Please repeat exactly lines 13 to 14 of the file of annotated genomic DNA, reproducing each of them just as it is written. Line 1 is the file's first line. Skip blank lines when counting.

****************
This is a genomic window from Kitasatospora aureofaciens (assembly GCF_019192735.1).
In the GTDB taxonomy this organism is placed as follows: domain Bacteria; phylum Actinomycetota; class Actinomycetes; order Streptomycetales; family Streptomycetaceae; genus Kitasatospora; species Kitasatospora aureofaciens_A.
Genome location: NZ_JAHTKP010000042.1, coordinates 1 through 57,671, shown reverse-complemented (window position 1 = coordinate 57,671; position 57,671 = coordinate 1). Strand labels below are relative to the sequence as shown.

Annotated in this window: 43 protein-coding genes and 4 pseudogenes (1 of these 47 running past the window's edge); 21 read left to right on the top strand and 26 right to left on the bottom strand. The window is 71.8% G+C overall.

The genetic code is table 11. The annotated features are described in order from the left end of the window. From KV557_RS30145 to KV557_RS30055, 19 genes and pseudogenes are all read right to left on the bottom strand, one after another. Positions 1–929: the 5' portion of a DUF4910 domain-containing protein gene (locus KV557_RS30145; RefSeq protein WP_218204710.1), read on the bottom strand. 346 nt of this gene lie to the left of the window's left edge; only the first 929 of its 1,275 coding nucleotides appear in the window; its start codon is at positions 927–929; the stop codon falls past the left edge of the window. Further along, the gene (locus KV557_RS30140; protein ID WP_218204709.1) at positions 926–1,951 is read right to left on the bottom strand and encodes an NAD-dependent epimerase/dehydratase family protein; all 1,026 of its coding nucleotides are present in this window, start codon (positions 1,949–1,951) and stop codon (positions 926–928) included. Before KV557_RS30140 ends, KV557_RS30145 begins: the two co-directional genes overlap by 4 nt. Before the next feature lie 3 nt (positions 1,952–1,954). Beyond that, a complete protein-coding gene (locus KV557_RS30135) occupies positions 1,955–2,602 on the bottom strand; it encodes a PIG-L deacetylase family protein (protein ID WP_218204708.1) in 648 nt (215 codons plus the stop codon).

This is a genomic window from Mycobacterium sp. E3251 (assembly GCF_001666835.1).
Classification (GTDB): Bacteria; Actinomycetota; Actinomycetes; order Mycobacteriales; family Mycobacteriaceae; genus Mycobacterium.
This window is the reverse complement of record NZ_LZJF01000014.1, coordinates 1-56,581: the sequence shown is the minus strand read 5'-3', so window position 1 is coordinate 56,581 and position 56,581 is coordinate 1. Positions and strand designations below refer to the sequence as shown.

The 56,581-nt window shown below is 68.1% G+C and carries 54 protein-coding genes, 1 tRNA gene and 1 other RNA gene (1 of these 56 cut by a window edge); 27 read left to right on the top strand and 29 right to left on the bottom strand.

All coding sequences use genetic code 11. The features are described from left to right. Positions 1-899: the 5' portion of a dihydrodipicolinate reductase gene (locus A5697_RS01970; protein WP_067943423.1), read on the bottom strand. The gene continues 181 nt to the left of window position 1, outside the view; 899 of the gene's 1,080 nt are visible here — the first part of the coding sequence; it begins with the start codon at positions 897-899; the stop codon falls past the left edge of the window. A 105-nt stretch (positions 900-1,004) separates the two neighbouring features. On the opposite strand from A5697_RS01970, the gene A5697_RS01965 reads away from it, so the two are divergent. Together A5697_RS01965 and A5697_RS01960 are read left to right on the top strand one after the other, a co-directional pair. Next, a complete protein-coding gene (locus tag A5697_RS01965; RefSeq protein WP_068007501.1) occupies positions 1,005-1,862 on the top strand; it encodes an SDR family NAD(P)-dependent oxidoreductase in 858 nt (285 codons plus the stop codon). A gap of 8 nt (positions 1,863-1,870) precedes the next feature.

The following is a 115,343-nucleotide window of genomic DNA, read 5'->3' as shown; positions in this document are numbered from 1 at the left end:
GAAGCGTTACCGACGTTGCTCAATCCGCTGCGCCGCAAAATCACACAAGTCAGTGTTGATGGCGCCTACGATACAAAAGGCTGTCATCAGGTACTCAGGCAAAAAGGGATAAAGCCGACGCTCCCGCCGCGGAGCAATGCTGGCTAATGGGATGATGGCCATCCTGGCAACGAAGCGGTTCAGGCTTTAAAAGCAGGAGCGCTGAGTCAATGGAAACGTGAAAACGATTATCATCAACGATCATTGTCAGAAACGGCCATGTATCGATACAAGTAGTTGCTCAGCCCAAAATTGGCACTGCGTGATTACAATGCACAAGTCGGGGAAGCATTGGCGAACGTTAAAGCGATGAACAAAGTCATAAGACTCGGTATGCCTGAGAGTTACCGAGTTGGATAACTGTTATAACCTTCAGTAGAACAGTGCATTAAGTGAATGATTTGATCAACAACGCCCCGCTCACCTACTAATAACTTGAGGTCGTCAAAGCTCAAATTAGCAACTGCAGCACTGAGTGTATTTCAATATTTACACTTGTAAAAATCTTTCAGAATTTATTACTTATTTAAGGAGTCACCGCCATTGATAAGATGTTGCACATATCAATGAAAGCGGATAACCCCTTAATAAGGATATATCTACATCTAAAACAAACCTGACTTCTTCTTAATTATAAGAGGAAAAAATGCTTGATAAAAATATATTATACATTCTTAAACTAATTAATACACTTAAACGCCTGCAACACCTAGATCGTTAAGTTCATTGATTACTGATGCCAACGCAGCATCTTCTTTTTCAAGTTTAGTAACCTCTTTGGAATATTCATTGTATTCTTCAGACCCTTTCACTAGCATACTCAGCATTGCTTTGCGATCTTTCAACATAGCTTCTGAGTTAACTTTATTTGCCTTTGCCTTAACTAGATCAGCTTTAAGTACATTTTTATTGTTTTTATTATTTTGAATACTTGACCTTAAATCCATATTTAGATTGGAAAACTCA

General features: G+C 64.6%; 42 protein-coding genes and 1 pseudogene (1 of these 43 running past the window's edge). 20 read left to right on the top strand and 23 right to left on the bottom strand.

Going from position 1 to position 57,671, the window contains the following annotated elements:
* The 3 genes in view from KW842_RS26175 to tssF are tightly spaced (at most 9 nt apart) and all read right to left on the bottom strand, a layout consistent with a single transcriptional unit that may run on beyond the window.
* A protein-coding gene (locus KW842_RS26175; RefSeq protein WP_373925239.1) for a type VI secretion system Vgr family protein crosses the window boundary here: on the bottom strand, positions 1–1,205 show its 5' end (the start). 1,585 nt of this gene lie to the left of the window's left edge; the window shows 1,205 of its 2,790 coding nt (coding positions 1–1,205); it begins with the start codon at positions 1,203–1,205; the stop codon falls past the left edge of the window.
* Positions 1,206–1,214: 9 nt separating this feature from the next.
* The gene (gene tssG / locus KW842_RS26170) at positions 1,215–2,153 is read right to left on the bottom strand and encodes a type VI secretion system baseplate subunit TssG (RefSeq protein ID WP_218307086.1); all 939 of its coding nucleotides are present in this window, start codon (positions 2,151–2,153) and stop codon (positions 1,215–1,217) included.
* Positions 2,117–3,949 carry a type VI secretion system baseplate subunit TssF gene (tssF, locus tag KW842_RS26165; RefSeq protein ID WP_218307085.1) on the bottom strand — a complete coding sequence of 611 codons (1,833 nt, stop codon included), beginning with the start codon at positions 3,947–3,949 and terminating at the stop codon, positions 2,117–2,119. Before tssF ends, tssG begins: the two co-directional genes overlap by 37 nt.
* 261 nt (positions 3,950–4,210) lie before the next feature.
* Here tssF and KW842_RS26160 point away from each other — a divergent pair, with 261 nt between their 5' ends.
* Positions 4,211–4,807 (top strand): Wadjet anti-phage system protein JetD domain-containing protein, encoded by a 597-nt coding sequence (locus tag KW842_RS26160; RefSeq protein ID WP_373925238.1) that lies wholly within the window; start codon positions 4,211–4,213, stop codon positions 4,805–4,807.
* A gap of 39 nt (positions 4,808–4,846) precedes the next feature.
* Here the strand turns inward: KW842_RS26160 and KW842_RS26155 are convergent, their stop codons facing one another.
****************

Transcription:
General features: G+C 64.6%; 42 protein-coding genes and 1 pseudogene (1 of these 43 running past the window's edge). 20 read left to right on the top strand and 23 right to left on the bottom strand.

Going from position 1 to position 57,671, the window contains the following annotated elements: